Well, with all due respect for your right to your own opinions Rob, frankly I don't think you're seeing far enough. But what one sees partly depends upon what one wants to look for, and that may be the determinative issue here. I was actually just thinking about this yesterday. A couple of days back I was browsing Amazon.ca for a book on another topic, and you know how they bring up, based on your browsing history, other books you may be interested in. Normally I don't react well to this kind of thing because there is an underlying sense of being watched and tracked - well not only a sense, the reality - ANYHOW, setting that aside, one title really caught my fancy - "The Dawn of the Color Photograph: Albert Kahn's Archives of the Plant" by David Okuefuna. This book is a sequel to a BBC program on the subject. Looked interesting and had a string of highly positive reviews so I bought the book and am I ever pleased I did. It's a treasure. It's about Kahn's initiative to create a world-wide collection of colour photographs of the state of human existence on the planet nack in the early 1900s using the then new autochrome process (variants of which survived into the 1950s), invented by the Lumiere brothers in France and the first practical approach for making colour photographs on a commercial scale. You can look-up the details of the process - seen from today's perspective it's disarmingly simple - very tiny dyed grains of potato starch serving as colour filters affixed to glass plates of photographic emulsion, exposed and processed by reversal to yield a positive transparency. Considering what it is and when, the results are truly remarkable and the images have tremendous "character"; but when you look at these beside what comes out of a modern inkjet printer and compare the processes involved from capture to end-product, you can't help but be impressed with the enormous contribution that technological progress has made to image quality and the ease of making them in terms of every technical metric you can throw at it.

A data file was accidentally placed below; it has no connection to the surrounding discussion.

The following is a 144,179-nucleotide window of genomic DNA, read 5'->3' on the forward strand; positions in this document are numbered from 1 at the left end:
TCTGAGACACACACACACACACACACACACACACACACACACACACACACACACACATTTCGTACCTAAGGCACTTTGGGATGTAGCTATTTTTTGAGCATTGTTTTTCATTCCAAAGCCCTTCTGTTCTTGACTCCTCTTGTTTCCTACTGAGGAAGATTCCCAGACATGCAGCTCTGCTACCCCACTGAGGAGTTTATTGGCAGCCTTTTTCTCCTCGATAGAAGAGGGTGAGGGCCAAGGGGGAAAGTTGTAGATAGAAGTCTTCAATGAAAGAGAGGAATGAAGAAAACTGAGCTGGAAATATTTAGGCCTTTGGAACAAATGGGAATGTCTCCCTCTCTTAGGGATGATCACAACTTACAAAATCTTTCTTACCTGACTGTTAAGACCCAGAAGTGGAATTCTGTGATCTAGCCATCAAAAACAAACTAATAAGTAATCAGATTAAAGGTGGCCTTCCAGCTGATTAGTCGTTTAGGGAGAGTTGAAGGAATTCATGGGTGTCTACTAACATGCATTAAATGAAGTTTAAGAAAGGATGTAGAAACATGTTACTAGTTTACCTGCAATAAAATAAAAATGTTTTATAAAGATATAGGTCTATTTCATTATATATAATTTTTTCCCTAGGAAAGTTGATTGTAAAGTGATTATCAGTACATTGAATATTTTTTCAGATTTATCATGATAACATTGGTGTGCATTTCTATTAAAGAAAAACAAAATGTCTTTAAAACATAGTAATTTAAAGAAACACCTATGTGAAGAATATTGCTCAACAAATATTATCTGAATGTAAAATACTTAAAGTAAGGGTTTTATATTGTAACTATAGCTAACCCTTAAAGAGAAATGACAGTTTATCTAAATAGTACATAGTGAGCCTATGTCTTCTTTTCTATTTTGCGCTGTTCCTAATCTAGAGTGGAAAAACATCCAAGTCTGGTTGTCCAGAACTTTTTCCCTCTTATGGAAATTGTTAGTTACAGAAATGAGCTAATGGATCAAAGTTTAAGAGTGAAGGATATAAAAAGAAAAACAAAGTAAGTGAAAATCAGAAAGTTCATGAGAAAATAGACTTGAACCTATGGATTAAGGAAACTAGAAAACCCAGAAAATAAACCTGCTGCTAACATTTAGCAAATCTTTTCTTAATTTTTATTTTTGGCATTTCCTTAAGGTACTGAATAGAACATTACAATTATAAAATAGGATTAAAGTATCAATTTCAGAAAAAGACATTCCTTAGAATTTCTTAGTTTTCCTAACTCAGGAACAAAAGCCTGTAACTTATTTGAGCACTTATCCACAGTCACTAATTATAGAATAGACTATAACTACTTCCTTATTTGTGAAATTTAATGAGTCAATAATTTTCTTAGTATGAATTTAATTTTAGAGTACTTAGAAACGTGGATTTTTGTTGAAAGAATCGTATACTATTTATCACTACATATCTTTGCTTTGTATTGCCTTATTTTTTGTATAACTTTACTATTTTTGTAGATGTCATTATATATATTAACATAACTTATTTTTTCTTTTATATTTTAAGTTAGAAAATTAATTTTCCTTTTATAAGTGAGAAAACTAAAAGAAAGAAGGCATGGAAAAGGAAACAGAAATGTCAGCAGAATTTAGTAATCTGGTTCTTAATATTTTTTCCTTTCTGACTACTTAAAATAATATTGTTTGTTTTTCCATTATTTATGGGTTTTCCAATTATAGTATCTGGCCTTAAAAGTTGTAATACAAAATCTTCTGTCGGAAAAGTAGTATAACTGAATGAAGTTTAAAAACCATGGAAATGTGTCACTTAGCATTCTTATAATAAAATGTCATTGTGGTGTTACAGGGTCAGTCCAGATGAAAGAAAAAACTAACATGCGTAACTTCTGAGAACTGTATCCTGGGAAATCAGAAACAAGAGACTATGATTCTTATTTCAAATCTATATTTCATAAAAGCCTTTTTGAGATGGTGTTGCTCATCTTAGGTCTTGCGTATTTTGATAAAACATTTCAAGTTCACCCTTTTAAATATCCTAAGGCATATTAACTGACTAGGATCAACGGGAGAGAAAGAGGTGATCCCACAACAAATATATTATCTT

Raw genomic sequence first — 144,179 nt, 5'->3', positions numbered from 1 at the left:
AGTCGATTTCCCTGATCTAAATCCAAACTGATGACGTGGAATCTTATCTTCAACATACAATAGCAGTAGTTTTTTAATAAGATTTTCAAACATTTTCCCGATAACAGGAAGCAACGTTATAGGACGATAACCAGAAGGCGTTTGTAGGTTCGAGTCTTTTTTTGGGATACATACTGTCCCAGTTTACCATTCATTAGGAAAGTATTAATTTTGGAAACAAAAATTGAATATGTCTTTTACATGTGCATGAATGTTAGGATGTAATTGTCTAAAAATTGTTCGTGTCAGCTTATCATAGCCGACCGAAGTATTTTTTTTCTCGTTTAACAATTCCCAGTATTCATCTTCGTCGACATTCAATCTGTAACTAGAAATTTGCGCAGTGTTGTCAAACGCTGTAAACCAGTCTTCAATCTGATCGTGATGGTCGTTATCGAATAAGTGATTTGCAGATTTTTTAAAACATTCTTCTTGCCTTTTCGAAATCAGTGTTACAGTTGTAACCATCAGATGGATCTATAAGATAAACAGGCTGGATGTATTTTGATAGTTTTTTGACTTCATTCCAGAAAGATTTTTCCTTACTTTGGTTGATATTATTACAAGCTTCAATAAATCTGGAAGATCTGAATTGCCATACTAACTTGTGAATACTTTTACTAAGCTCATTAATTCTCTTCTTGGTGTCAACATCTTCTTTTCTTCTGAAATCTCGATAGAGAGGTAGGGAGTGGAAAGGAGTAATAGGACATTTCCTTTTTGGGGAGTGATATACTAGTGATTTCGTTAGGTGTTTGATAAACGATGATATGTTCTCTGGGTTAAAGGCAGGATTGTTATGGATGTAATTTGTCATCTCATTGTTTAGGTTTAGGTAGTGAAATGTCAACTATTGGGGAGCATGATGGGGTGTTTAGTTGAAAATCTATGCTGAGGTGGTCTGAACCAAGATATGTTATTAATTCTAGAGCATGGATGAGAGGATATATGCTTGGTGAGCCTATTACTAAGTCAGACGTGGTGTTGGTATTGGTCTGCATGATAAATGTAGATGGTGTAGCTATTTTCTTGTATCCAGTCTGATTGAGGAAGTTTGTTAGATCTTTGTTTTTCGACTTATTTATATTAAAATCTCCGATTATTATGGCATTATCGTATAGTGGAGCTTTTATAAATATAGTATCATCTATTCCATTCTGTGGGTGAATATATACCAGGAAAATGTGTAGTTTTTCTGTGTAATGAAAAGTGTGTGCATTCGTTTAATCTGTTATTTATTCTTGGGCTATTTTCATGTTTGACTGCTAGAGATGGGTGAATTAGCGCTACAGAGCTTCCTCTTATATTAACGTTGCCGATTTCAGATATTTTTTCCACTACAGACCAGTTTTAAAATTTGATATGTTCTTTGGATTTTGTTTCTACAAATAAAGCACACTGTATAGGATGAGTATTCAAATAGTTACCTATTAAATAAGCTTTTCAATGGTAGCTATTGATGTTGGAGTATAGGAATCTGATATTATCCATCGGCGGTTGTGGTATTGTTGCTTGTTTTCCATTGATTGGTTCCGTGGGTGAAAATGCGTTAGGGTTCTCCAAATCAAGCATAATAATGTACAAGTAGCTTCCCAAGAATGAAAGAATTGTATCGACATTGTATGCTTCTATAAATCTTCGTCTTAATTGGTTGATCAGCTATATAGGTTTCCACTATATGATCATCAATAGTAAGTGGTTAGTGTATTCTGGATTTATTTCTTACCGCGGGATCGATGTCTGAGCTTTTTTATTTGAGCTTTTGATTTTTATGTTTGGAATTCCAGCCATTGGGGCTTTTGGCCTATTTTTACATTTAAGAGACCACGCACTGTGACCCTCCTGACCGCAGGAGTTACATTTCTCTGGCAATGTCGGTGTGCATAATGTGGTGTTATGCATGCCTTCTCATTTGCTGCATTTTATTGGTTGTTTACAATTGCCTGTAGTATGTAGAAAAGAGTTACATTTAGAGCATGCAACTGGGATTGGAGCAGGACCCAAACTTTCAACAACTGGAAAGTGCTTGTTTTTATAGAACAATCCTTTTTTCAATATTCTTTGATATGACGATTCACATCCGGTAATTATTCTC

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Mark D Segal (formerly MarkDS)
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Rob C

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Re: An Embarrassment of Riches
« Reply #76 on: May 04, 2012, 08:50:36 AM »

Mark –

You may be right – it’s only my own view tempered by what I’ve experienced, but also, you must remember that my response was to a post about CaNik’s supposed great ‘innovations’ during the slr era, and that doesn’t go as far back as Autochrome! So whilst I may be looking insufficiently far ahead, you’ve looked a bit far in the opposite direction, too.

I also admitted that digital printing, as distinct from digital capture, is a great step ahead in convenience and, in some ways but not all, print manipulation and control is now easier for the newer printer (the person).

Rob C







Mark D Segal

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Re: An Embarrassment of Riches
« Reply #77 on: May 04, 2012, 08:57:53 AM »

Yes Rob, I was taking the grand overview, not only in time, but through the whole technical chain, because to get to the digital prints of the quality we're seeing today, you also want the digital captures. One can do great things with film scans, but they're still not what a Nikon D800 or many other DSLRs can deliver as the starting point for the prints. The prints are the end-result of an evolution of a technological continuum through each link in the chain from capture to end-product, with all the advances in materials technology, design technology, software and firmware development etc. that are brought to bear.
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Mark D Segal (formerly MarkDS)
Author: "Scanning Workflows with SilverFast 8....." http://www.luminous-landscape.com/reviews/film/scanning_workflows_with_silverfast_8.shtml